MarketingSherpa.com describes themselves as a “a media company publishing useful Case Studies, results data, and best practices for marketing, advertising, and public relations professionals.” Fundamentally though, they are a content provider offering both free newsletters and paid information to those in the marketing field.
More importantly, they make their money from content that they produce. That makes plagiarism, to them, both a personal and business problem. In addition to robbing their hard work, it also takes food off of their table and endangers their entire business model.
So it’s no shock that, recently, they posted a very sternly worded article (available free until 07/28/2005) tackling the issue of plagiarism and other theft of their material.
The main thing I find interesting in their entry is the distinction between the two types of plagiarists that they see “genuine fans” and “profit driven” ones. It’s a distinction I’ve noticed myself many times and I, like the author of the article, hate being stern with genuine fans. However, it’s often hard to tell which are which. After all, many of the “profit driven” ones in my case are really more of “glory hounds” that like a particular piece enough to want others to think that they wrote it, even when no profit is involved.
Furthermore, my personal situation is a bit unique in that I license all of my work under a Creative Commons License that allows noncommercial reuse of entire pieces so long as attribution is applied. However, I can see how this is not a good setup for a business trying to make money off of information.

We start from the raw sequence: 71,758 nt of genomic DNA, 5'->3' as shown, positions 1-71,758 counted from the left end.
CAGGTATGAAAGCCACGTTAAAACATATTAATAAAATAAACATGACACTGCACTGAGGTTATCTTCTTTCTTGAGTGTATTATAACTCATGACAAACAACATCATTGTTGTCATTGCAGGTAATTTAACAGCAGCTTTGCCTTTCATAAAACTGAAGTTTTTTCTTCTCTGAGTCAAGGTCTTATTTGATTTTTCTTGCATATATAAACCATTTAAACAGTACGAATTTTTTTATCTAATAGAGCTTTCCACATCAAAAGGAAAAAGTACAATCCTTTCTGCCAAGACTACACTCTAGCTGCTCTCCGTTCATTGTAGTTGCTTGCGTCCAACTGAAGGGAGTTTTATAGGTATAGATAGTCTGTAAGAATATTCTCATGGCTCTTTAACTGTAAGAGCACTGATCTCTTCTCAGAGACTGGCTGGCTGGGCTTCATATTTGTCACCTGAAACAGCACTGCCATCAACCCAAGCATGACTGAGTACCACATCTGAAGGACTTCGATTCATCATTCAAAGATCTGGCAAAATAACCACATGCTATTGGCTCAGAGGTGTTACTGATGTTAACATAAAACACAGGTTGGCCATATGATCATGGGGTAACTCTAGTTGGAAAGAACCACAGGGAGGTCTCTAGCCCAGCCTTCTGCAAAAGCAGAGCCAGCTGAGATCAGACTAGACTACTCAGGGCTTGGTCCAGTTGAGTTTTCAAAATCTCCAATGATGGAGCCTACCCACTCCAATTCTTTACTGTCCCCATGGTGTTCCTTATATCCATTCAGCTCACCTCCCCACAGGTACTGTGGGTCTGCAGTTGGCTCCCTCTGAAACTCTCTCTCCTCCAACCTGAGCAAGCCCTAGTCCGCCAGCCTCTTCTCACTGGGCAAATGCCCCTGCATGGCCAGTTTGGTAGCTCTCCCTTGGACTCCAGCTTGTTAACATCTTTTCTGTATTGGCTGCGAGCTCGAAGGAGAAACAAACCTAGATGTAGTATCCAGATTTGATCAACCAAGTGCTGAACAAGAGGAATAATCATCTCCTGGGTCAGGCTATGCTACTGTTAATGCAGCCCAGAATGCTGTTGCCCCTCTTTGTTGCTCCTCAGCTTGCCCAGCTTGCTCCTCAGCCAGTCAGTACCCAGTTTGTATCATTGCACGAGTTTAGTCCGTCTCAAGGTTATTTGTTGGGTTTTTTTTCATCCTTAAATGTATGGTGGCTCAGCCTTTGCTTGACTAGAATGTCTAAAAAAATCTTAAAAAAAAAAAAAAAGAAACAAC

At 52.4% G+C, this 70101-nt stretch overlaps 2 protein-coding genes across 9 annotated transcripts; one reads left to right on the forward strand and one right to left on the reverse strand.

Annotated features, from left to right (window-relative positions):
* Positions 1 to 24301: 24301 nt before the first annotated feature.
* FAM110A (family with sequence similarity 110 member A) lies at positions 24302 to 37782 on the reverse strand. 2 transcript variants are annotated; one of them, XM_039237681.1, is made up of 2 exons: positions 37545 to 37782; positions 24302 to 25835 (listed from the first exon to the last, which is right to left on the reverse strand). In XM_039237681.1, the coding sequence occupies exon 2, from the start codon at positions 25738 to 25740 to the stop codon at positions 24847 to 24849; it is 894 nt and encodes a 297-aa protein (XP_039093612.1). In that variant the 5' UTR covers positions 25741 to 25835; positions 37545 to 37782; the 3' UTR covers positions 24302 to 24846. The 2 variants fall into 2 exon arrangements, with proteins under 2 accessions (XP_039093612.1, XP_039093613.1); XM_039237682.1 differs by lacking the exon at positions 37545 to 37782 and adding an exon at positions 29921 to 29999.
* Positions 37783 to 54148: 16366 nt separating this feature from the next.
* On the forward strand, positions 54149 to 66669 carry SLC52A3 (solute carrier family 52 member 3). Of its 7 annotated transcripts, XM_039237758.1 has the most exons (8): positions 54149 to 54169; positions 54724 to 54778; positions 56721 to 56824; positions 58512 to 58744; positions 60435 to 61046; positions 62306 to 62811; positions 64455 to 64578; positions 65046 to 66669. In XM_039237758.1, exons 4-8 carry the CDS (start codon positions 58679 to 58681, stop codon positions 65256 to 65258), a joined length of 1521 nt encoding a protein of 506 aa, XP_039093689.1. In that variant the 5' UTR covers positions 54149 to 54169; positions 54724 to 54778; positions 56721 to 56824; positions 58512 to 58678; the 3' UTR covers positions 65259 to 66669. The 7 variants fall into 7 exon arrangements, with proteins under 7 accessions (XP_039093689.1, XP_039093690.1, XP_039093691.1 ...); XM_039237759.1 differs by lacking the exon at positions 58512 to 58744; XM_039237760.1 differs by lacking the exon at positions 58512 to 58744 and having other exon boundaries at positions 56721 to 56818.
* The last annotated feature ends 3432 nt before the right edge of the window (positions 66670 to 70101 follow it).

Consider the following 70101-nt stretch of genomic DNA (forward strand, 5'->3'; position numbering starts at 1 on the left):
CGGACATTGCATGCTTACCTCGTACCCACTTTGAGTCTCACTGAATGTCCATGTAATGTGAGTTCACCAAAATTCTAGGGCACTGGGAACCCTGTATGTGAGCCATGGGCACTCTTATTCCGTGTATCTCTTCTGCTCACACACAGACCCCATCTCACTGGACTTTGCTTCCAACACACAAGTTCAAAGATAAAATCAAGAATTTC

The result is that, where I and others like me only have to deal with true plagiarists, corporations have to wrestle with well-meaning fans as well. I can only imagine how much more complicated it makes their situation and I’m glad that I don’t have to play to such niceties.
In the end, I think they’ve found a good balance in their cease and desist letter, which reads in part “I’m glad you like MarketingSherpa, but please remove this article from your Blog. By posting an entire article, you are breaking copyright law.” I think the tone of it splits hairs nicely.
But what worries me is the last paragraph of the article which cautions that content providers are forming “task forces” to deal with the problem and are proposing a wide variety of solutions, all of which limit the access to information one way or another.
It’s frightening to think that more sites will require registration or block access to certain individuals simply because of plagiarism. But, as a victimized Webmaster, I understand the temptation. When the article spoke of an “atmosphere of distrust” I think it summarized the situation nicely.
Because, when content creators can’t trust their viewers, that’s exactly what arises. That causes barriers to go up frustrating creators and citizens alike while doing nothing to forward art, culture and knowledge in society.
Copyright laws are here for a reason and MarketingSherpa’s column makes it perfectly clear why.